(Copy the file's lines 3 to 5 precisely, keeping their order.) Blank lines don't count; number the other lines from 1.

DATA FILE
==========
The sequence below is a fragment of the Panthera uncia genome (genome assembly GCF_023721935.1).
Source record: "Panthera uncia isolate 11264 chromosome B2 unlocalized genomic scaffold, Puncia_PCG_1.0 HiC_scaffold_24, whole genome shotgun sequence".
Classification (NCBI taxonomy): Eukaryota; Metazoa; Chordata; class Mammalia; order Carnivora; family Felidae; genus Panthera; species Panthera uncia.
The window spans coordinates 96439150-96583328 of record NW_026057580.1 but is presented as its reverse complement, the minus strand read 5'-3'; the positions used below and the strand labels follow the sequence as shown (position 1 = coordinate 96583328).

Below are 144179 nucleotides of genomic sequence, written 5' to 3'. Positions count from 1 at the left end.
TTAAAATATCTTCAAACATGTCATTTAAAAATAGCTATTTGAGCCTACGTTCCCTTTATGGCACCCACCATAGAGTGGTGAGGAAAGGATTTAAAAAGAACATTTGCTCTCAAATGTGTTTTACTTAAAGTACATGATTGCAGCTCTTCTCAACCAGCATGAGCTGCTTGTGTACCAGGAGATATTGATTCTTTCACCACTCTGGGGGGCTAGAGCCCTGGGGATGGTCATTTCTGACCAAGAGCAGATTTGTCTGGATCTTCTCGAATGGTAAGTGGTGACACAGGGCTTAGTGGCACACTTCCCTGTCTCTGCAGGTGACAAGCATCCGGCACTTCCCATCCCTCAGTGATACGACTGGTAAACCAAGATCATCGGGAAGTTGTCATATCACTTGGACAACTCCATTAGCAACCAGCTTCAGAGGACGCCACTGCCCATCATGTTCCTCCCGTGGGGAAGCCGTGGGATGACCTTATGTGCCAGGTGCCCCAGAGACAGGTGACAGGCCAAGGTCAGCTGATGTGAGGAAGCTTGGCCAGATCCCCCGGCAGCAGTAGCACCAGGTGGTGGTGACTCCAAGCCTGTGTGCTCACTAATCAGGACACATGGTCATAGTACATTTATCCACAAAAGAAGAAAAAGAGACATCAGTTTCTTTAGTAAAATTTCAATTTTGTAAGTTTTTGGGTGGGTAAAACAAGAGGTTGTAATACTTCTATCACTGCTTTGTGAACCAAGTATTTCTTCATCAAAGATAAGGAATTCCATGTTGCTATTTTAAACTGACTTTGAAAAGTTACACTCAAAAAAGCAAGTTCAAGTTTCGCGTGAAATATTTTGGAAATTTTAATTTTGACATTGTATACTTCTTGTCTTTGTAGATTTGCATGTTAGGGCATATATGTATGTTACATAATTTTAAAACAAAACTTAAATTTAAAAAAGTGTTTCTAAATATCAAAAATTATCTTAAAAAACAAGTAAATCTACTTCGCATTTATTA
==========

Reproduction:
Classification (NCBI taxonomy): Eukaryota; Metazoa; Chordata; class Mammalia; order Carnivora; family Felidae; genus Panthera; species Panthera uncia.
The window spans coordinates 96439150-96583328 of record NW_026057580.1 but is presented as its reverse complement, the minus strand read 5'-3'; the positions used below and the strand labels follow the sequence as shown (position 1 = coordinate 96583328).

Below are 144179 nucleotides of genomic sequence, written 5' to 3'. Positions count from 1 at the left end.